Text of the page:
Courtney Marie Andrews has just celebrated the anniversary of her critically acclaimed album, May Your Kindness Remain, and is following it up with the release of acoustic versions of “May Your Kindness Remain”, “I Took You Up”, “Rough Around The Edges” and “Border”.
Andrews recently took home one of the biggest awards at the UK Americana Awards snagging the International Album Of The Year for her critically acclaimed album May Your Kindness Remain; called one of the best albums of the year at Variety, Rolling Stone, Uncut, Paste, The Guardian, The AV Club, MOJO and more.
The new recordings come as Andrews readies to head out on the road with legendary songwriter John Prine, before joining Deer Tick for April and May then hitting Newport Folk Festival and Pickathon.
Courtney Marie Andrews’ played her first show in New Zealand in July 2017 on the back of rapturous applause for her then-new album Honest Life. The crowd at that first show described Courtney's performance as "exquisite", "utterly brilliant" and Courtney described the down-under tour as "pure joy". So much so, she returned in November last year to woe the crowds once more with a promise to return in 2018 with her brand new album.
May Your Kindness Remain was released March 23, 2018 on Fat Possum Records/Mama Bird Recording Co.
Produced by Mark Howard (Lucinda Williams, Bob Dylan, Emmylou Harris, Tom Waits), the album was recorded over eight days at a rented house-turned-studio in L.A. In addition to Andrews on vocals and electric/acoustic guitar, the album features Dillon Warnek (electric guitar), Daniel Walter (organ, Wurlitzer, accordion), Charles Wicklander (piano, Wurlitzer), William Mapp (drums, percussion), Alex Sabel (bass) and C.C. White (background vocals).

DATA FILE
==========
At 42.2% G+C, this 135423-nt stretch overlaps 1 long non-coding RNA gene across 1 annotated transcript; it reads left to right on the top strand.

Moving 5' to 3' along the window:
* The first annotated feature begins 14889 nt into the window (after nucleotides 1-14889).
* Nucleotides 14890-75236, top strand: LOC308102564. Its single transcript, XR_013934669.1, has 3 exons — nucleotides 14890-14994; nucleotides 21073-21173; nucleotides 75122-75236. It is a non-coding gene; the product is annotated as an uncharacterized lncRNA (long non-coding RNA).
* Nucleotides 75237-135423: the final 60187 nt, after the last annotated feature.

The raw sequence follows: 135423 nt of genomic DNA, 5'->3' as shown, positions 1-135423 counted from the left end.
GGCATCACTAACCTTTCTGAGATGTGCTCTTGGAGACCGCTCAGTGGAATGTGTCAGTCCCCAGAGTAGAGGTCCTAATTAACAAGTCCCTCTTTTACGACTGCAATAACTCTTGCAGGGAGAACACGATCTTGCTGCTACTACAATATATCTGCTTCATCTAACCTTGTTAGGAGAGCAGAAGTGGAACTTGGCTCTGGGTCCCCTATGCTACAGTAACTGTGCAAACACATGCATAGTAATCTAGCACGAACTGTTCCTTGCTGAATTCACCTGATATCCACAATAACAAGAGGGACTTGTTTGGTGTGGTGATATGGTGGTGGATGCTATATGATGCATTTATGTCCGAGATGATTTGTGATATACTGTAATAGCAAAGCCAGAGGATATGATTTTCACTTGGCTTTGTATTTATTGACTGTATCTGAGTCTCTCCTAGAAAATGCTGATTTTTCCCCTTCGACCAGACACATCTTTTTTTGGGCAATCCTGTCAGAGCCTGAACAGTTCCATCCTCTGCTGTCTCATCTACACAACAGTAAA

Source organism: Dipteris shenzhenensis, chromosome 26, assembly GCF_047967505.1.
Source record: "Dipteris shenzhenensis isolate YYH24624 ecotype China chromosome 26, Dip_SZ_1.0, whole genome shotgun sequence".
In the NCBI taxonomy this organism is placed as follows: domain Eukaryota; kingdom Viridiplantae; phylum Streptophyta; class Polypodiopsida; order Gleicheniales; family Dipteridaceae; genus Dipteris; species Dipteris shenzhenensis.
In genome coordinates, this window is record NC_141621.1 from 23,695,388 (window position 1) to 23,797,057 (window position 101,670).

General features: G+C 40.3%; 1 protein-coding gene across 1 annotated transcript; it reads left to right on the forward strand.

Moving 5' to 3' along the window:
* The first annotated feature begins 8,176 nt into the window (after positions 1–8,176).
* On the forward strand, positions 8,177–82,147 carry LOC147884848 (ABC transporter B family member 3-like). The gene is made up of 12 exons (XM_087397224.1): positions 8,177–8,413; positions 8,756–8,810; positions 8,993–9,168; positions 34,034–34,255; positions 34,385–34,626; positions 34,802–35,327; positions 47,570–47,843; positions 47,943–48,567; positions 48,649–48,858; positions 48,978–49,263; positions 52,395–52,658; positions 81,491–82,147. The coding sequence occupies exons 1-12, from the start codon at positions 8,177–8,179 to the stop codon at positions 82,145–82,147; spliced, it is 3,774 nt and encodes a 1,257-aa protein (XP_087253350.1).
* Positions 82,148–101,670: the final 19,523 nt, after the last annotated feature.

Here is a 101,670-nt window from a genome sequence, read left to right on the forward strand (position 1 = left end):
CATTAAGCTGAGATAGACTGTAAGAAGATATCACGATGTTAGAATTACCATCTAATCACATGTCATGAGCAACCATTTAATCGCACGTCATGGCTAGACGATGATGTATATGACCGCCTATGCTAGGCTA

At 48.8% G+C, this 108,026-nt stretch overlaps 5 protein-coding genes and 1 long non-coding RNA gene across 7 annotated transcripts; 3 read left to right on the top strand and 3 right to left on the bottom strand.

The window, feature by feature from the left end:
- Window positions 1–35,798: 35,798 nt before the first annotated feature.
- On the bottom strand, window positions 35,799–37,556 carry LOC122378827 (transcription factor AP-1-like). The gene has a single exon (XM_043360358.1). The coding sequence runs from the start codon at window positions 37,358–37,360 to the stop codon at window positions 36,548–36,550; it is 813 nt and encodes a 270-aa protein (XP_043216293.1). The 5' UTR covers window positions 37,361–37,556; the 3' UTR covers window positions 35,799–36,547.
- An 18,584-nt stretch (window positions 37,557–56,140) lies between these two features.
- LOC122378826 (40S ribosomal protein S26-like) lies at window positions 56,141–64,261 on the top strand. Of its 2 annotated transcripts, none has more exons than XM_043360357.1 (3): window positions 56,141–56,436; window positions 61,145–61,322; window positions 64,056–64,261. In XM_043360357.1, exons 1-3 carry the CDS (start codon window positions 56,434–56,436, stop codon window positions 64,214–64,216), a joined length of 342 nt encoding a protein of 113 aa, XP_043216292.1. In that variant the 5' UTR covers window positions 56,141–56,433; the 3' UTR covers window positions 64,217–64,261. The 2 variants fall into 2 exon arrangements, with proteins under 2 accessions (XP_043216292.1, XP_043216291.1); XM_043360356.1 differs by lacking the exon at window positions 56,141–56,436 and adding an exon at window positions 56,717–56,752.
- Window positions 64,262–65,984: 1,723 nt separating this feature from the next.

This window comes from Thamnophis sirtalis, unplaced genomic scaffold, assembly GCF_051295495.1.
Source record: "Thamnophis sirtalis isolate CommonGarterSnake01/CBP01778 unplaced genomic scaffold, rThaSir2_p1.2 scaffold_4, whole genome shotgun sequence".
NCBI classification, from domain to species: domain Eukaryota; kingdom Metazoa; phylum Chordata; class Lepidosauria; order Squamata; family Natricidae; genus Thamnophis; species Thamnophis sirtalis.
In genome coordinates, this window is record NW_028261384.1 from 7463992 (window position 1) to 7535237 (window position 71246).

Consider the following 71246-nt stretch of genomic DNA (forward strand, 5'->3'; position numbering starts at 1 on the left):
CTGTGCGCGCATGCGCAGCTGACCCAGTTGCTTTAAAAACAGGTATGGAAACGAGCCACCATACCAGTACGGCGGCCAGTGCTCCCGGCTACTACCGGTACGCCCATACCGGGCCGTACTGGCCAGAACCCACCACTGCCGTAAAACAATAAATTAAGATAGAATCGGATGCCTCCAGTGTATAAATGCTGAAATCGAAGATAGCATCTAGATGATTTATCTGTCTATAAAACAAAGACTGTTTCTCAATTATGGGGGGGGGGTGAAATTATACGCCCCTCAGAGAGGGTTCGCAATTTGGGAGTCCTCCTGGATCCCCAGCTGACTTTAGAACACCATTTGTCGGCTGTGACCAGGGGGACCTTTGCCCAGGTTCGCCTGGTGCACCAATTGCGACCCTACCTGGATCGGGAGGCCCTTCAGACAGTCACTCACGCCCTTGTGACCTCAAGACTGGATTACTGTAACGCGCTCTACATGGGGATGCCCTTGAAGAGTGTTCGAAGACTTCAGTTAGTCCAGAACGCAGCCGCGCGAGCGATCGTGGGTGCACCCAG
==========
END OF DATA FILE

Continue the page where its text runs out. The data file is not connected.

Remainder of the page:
Of the album and the inspiration behind its ten songs, Andrews comments, “The people that I’ve met on the road these past few years got me thinking about my childhood, and the people around me that I’ve known, and the stories that come from my family. It became clear how many people are struggling through the same issues."
"People are constantly chasing that bigger life. A lot of people are poor in America—and because of those unattainable goals, they’re also mentally unstable, or sad, or depressed or unfulfilled. A lot of people—myself included at some point in my life—are loving somebody through this. That’s sort of the theme of the record: coming to terms with depression and the reality of the world we’re living in.”
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